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New senior living community proposed in Madison Heights

By: Andy Kozlowski | Madison - Park News | Published July 5, 2019


MADISON HEIGHTS — The city of Madison Heights is considering the development of a luxury senior living community on Dequindre Road, between 12 Mile and 13 Mile roads. The proposal, by developer Cypress Partners, is for a 120-unit housing development that includes affordable options for moderate- and low-income individuals, to be constructed across three parcels located at 30021, 30031 and 30071 Dequindre Road.

But first, the City Council will have to approve an ordinance to allow an arrangement called Payment in Lieu of Taxes, or PILOT. The council was planning to consider the measure on first reading at its July 8 meeting, after press time, followed by a second reading at its July 22 meeting. The PILOT terms have been in negotiation between the city and the developer for the last several months.

PILOT is allowed instead of normal property taxes for qualifying developments, in accordance with the Michigan State Housing Development Authority, or MSHDA. PILOT is an annual service charge to be paid by housing classes exempt from taxation under the MSHDA Act of 1966, at a rate lower than the property owner would pay if taxed normally.

In the case of the agreement with Cypress Partners, the proposed rate is 4 percent of rent for low-income units, minus the cost of utilities, for a term of 40 years, as required by MSHDA. PILOT would take effect with approval from MSHDA once 42% of the units are occupied by moderate- or low-income tenants.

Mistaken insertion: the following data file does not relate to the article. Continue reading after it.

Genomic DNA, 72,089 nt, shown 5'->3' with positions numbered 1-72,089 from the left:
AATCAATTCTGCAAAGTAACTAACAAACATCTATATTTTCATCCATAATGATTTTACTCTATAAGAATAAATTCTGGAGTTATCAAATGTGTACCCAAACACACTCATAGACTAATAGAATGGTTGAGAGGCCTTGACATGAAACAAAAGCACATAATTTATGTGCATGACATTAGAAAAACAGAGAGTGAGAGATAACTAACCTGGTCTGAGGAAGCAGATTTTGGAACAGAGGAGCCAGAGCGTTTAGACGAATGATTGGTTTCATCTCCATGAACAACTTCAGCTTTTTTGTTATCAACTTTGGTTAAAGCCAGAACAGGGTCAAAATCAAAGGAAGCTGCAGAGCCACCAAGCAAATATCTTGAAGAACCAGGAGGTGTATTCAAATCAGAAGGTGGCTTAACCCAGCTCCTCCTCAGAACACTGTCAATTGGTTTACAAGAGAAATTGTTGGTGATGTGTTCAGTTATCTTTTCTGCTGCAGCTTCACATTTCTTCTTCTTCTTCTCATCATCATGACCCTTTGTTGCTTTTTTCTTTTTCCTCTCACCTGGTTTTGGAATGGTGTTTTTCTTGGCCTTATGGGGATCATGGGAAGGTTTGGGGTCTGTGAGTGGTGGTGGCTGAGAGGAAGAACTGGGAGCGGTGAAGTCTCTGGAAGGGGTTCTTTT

At press time, the city was also working on additional agreements to be presented to the council sometime before or during the second reading, to be paid in addition to PILOT. These include an annual $25,000 emergency services fee and a lump-sum $100,000 emergency services payment, both of which would offset the anticipated increase in emergency medical runs to a senior living facility.

All told, based on the anticipated occupancy and rental rates, PILOT is expected to generate revenues of at least $64,360 each year, of which the city would receive an estimated $20,300. Along with the $25,000 from the annual emergency services fee, the city stands to make around $45,300 each year.

But in order for the housing development to occupy this space, Cypress Partners first needs to submit a rezoning request from R-2 to O-1. The developer will also need to secure a special use permit and a variance allowing residential uses on the first floor.

The proposed senior living community is aimed at seniors ages 55 and older, with one- and two-bedroom units available, as well as numerous recreational amenities.

“As our residents age, this style of housing option is being demanded,” said Madison Heights City Manager Melissa Marsh. “We have many outgoing and active adults in our community that would love to stay in Madison Heights, but currently do not have suitable options. This would provide a continued active lifestyle with no more snow removal, house maintenance and yard work.”

Madison Heights City Councilman David Soltis said he is open to the proposed development.

“I think that this could be a good opportunity for Madison Heights. This business model from this company seems to be doing well, and it’s also good to at least offer this option for assisted living for families to choose, if they so wish,” Soltis said.

However, he also wants the city to keep in mind the financial burden on seniors.

“Although this is an overall good idea, the worst-case scenario would be if seniors who are not capable of living in their homes independently then have to sell their home to pay the monthly rent and deplete their retirement fund. The costs at some of these places can be exorbitant,” Soltis said. “Ideally, we would see more state and federal government aid for seniors, helping them to live in their homes for as long as possible.”